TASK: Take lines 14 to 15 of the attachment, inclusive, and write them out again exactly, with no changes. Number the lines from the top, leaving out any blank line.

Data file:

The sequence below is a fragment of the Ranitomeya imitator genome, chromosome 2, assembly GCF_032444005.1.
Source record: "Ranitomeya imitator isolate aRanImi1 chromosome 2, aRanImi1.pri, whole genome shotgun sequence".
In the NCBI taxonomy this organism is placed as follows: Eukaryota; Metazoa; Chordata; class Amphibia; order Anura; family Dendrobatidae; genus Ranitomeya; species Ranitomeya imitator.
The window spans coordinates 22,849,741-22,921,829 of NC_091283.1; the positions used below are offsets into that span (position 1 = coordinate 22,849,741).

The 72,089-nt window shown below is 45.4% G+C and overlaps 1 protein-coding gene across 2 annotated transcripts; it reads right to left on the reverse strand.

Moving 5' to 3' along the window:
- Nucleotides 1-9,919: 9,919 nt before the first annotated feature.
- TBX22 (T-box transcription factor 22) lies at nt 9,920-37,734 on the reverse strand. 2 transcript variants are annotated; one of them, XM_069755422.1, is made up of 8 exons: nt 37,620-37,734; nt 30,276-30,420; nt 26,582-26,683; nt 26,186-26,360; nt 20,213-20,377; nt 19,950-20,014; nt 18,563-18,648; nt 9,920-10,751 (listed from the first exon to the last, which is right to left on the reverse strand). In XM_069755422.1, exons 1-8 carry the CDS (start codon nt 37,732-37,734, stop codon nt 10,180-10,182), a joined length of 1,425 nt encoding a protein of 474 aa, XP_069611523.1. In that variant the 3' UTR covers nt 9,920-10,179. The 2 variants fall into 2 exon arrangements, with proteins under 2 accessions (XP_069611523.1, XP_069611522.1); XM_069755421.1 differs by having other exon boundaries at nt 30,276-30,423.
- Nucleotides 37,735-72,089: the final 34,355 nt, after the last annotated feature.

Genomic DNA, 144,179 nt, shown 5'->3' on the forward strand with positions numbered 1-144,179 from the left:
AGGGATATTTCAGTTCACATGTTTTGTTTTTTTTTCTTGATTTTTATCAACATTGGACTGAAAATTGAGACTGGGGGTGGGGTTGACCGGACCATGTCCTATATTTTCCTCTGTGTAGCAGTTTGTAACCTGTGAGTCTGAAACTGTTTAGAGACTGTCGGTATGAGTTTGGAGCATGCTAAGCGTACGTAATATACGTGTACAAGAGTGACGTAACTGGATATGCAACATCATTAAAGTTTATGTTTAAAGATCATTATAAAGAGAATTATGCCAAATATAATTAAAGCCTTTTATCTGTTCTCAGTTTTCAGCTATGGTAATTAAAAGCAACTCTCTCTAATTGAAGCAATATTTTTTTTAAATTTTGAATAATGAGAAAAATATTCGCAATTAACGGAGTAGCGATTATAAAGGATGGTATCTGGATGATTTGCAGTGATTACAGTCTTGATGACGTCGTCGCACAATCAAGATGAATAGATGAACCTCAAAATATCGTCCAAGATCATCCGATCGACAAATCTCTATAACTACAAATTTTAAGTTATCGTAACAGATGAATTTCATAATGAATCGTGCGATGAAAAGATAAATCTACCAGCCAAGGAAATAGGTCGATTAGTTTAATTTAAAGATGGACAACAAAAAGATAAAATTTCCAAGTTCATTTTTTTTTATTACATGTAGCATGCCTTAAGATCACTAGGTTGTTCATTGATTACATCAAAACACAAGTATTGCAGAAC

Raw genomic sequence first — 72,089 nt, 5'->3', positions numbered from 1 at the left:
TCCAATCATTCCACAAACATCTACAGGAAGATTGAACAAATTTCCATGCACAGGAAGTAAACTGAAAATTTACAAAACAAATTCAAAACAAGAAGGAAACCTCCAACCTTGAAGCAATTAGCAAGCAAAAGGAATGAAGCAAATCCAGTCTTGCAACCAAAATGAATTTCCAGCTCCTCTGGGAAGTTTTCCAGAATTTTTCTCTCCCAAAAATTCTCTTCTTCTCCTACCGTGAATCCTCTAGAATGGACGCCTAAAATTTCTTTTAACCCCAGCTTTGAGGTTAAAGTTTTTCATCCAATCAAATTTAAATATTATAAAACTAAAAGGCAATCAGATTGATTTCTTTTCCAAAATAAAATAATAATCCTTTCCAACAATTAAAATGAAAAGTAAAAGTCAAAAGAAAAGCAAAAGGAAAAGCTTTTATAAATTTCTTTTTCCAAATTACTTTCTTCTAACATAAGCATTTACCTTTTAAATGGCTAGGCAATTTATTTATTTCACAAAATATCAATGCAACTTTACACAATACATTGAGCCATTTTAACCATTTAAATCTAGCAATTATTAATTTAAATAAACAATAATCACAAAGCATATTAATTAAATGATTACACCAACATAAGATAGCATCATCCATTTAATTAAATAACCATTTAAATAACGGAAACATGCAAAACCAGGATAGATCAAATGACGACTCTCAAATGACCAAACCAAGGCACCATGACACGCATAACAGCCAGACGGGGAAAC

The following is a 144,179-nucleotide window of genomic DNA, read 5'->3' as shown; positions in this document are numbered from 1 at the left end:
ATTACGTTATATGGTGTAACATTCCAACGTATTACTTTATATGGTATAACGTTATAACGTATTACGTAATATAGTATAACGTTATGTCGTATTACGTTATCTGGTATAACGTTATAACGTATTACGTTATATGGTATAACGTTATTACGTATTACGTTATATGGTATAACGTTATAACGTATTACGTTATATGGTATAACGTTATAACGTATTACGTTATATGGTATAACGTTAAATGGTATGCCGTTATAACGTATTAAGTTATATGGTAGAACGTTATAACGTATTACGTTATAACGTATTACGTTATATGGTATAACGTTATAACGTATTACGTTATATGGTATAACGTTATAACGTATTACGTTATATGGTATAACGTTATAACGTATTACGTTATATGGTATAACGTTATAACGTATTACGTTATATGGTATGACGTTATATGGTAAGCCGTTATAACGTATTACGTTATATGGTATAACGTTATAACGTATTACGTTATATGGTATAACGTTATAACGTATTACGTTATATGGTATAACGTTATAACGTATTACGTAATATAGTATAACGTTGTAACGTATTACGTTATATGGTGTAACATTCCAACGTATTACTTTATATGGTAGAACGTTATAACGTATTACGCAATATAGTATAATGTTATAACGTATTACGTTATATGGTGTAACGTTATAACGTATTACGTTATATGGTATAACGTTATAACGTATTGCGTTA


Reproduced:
The following is a 144,179-nucleotide window of genomic DNA, read 5'->3' as shown; positions in this document are numbered from 1 at the left end:
ATTACGTTATATGGTGTAACATTCCAACGTATTACTTTATATGGTATAACGTTATAACGTATTACGTAATATAGTATAACGTTATGTCGTATTACGTTATCTGGTATAACGTTATAACGTATTACGTTATATGGTATAACGTTATTACGTATTACGTTATATGGTATAACGTTATAACGTATTACGTTATATGGTATAACGTTATAACGTATTACGTTATATGGTATAACGTTAAATGGTATGCCGTTATAACGTATTAAGTTATATGGTAGAACGTTATAACGTATTACGTTATAACGTATTACGTTATATGGTATAACGTTATAACGTATTACGTTATATGGTATAACGTTATAACGTATTACGTTATATGGTATAACGTTATAACGTATTACGTTATATGGTATAACGTTATAACGTATTACGTTATATGGTATGACGTTATATGGTAAGCCGTTATAACGTATTACGTTATATGGTATAACGTTATAACGTATTACGTTATATGGTATAACGTTATAACGTATTACGTTATATGGTATAACGTTATAACGTATTACGTAATATAGTATAACGTTGTAACGTATTACGTTATATGGTGTAACATTCCAACGTATTACTTTATATGGTAGAACGTTATAACGTATTACGCAATATAGTATAATGTTATAACGTATTACGTTATATGGTGTAACGTTATAACGTATTACGTTATATGGTATAACGTTATAACGTATTGCGTTA